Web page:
Lyndon B. Johnson Space Center
Houston, Texas 77058
in Japan as a jet fighter pilot. Following release from active duty, Brand continued in Marine Corps Reserve and Air National Guard jet fighter squadrons until 1964.
"Civilian". Employed as a civilian by the Lockheed Aircraft Corporation from 1960 to 1966, he worked initially as a flight test engineer on the Navy's P3A aircraft. In 1963, Brand graduated from the U.S. Naval Test Pilot School and was assigned to Palmdale, California, as an experimental test pilot on Canadian and German F-104 programs. Prior to selection to the astronaut program, Brand worked at the West German F-104G Flight Test Center at Istres, France, as an experimental test pilot and leader of a Lockheed flight test advisory group.
"Flight Experience": 9,669 flying hours, which includes 8,089 hours in jets, 391 hours in helicopters, 746 hours in spacecraft, and checkout in more than 30 types of military aircraft.
"Apollo-Soyuz": Brand was launched on his first space flight on July 15, 1975, as Apollo command module pilot on the Apollo-Soyuz Test Project (ASTP) mission. This flight resulted in the historic meeting in space between American astronauts and Soviet cosmonauts. Other crewmen on this 9-day Earth-orbital mission were Thomas Stafford, Apollo commander; Donald Slayton, Apollo docking module pilot; cosmonaut Alexey Leonov, Soyuz commander; and cosmonaut Valeriy Kubasov, Soyuz flight engineer. The Soyuz spacecraft was launched at Baikonur in Central Asia, and the Apollo was launched 7-1/2 hours later at the Kennedy Space Center. Two days later the Apollo accomplished a successful rendezvous and docking with Soyuz. The linkup tested a unique, new docking system and demonstrated international cooperation in space. There were 44 hours of docked joint activities which included 4 crew transfers between the Apollo and the Soyuz. Twenty-eight experiments were performed during the flight. Six records for docked and group flight were set on the mission and are recognized by the Federation Aeronautique Internationale. Apollo splashed down in the Pacific Ocean near Hawaii, on July 25, less than a mile from the targeted splash point, and was promptly recovered by the USS NEW ORLEANS. Mission duration was 217 hours.
STS-5: Brand was commander of STS-5, the first fully operational flight of the Shuttle Transportation System, which launched Columbia on November 11, 1982. His crew comprised Colonel Robert Overmyer, pilot, and two mission specialists, Dr. Joseph Allen and Dr. William Lenoir. STS-5, the first mission with a four man crew, demonstrated the Shuttle as operational by the successful first deployment of two commercial communications satellites from the Orbiter's payload bay. The mission marked the Shuttle's first use of an upper stage rocket, the Payload Assist Module (PAM-D). The satellites were deployed for Satellite Business Systems Corporation of McLean, Virginia, and TELESAT of Ottawa, Canada. Two FAI records for mass to altitude were set on the mission. Numerous flight tests were performed to ascertain Shuttle performance. STS-5 was the last flight to carry the Development Flight Instrumentation package to support extensive flight testing. A Getaway Special, three student projects and medical experiments were included on the mission. The STS-5 crew successfully concluded the 5-day orbital flight of Columbia with the landing approach through a cloud deck to Runway 22 at Edwards Air Force Base, California on November 16, 1982. Mission duration was 122 hours.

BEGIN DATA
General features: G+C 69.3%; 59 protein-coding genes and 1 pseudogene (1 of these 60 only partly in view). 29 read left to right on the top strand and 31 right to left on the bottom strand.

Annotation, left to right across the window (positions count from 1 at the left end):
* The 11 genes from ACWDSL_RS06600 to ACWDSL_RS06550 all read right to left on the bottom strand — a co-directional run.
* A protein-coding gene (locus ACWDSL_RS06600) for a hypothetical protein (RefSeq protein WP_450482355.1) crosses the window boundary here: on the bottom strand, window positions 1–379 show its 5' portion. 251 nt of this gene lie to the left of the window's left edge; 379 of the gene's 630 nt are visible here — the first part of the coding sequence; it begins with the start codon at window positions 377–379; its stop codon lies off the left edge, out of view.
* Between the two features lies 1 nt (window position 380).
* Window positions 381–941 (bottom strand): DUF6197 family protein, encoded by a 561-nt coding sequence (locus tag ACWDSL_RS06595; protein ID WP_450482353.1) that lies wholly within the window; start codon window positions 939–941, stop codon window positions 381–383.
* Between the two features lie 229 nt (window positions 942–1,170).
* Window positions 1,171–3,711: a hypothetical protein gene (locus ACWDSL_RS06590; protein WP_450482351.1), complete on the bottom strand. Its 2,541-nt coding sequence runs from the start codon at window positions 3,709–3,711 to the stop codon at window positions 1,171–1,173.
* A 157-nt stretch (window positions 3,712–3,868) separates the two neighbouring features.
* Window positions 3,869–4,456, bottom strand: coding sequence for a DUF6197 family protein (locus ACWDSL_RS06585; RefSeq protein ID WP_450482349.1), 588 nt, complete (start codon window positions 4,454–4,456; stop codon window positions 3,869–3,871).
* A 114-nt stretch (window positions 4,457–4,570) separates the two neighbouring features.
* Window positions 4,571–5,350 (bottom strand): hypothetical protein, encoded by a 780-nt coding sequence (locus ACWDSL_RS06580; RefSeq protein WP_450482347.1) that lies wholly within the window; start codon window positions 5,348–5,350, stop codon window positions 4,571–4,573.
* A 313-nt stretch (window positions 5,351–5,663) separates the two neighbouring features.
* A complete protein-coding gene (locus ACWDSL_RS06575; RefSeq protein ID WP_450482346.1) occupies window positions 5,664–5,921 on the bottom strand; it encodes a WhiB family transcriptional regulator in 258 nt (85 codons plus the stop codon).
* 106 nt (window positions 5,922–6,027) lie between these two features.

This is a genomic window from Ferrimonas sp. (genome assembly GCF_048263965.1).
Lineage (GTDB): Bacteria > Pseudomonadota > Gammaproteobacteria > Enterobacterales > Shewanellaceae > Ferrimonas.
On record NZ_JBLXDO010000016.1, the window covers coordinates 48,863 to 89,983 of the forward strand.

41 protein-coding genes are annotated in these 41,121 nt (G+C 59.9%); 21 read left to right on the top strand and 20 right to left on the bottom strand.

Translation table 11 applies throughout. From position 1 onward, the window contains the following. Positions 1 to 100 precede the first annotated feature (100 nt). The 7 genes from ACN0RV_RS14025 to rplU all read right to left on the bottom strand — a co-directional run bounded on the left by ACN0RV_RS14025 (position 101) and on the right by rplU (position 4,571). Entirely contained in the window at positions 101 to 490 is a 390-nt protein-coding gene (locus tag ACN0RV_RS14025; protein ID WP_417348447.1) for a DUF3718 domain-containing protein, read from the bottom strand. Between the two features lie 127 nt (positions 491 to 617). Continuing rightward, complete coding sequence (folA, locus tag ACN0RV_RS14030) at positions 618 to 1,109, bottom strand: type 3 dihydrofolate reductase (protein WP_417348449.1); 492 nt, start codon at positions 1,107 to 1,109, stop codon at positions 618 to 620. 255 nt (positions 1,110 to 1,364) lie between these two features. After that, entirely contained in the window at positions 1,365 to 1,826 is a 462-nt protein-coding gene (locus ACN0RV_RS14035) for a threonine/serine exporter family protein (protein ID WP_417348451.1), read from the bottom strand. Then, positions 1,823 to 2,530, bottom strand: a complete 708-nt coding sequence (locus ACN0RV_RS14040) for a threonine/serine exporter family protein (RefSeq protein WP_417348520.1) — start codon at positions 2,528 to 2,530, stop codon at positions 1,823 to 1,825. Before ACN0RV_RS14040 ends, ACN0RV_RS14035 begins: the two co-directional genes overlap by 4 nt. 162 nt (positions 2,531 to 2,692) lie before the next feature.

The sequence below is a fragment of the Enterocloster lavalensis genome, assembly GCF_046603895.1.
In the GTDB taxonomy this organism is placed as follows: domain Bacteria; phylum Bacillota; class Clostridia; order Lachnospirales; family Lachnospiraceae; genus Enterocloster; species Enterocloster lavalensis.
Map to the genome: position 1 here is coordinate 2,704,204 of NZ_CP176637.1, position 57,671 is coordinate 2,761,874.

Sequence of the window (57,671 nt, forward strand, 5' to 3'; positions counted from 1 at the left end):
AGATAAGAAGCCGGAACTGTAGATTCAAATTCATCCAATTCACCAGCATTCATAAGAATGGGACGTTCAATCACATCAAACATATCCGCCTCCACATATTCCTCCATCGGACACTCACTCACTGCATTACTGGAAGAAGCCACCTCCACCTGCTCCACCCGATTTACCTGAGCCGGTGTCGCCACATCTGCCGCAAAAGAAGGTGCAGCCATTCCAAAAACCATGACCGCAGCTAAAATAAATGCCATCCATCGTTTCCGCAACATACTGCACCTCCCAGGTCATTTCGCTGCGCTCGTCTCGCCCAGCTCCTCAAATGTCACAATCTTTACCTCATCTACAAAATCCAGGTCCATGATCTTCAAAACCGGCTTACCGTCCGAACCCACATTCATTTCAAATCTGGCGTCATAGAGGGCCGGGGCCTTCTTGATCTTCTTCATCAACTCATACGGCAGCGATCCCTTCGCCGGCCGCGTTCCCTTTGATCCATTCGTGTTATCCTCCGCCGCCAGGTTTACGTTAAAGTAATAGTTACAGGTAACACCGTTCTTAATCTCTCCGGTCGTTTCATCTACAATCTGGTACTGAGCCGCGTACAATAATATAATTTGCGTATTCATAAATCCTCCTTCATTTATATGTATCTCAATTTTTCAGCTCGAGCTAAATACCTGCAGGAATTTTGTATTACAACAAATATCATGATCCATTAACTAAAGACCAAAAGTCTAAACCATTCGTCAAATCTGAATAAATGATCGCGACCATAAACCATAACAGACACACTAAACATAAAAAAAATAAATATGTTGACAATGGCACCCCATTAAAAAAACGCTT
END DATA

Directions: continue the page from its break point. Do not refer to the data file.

STS 41-B: Brand commanded Challenger with a crew of five on the tenth flight of the Space Shuttle. The launch was on February 3, 1984. His crew included Commander Robert Gibson, pilot, and 3 mission specialists, Captain Bruce McCandless II, Dr. Ronald McNair, and Lt. Col. Robert Stewart. The flight accomplished the proper shuttle deployment of two Hughes 376 communications satellites which failed to reach desired geosynchronous orbits due to upper stage rocket failures. This mission marked the first flight checkout of the Manned Maneuvering Unit (MMU), and the Manipulator Foot Restraint (MFR), with McCandless and Stewart performing two spectacular extravehicular activities (EVA's). Shuttle rendezvous sensors and computer programs were flight tested for the first time. In addition the German Shuttle Pallet Satellite (SPAS), Remote Manipulator System (RMS), 6 Getaway Specials, and materials processing experiments were included on the mission. The 8-day flight of Challenger ended with the first landing to the runway at the Kennedy Space Center on February 11, 1984. Mission duration was 191 hours.
STS-35: Brand again commanded Columbia on the thirty-eighth flight of the Shuttle, this time with a crew of seven. The spectacular night launch on December 2, 1990 started a 9-day mission devoted to round-the-clock observations of stars and other celestial objects. Crewmen included the pilot, Col. Guy Gardner; three mission specialists, Mike Lounge, Dr. Robert Parker and Dr. Jeffrey Hoffman; and two payload specialists, Dr. Samuel Durrance and Dr. Ronald Parise. The 13-ton payload consisted of the 3 ASTRO-1 Ultraviolet (UV) Telescopes and the Broad Band X-ray Telescope. More than 200 Orbiter maneuvers were required to point the telescopes. Other activities included Orbiter engineering flight tests, medical experiments, the Shuttle Amateur Radio Experiment, and downlinked educational TV programs. This Shuttle flight, the first dedicated to astronomy, provided a rich return of science data to better understand the nature of the universe with emphasis on observation of very active celestial objects. A night landing was made on December 10 to Runway 22 at Edwards Air Force Base. Mission duration was 215 hours.
With the completion of this flight Brand has logged 746 hours in space, and has commanded three Shuttle missions.
ARCHIVAL BIOGRAPHY LAST UPDATED MARCH 1992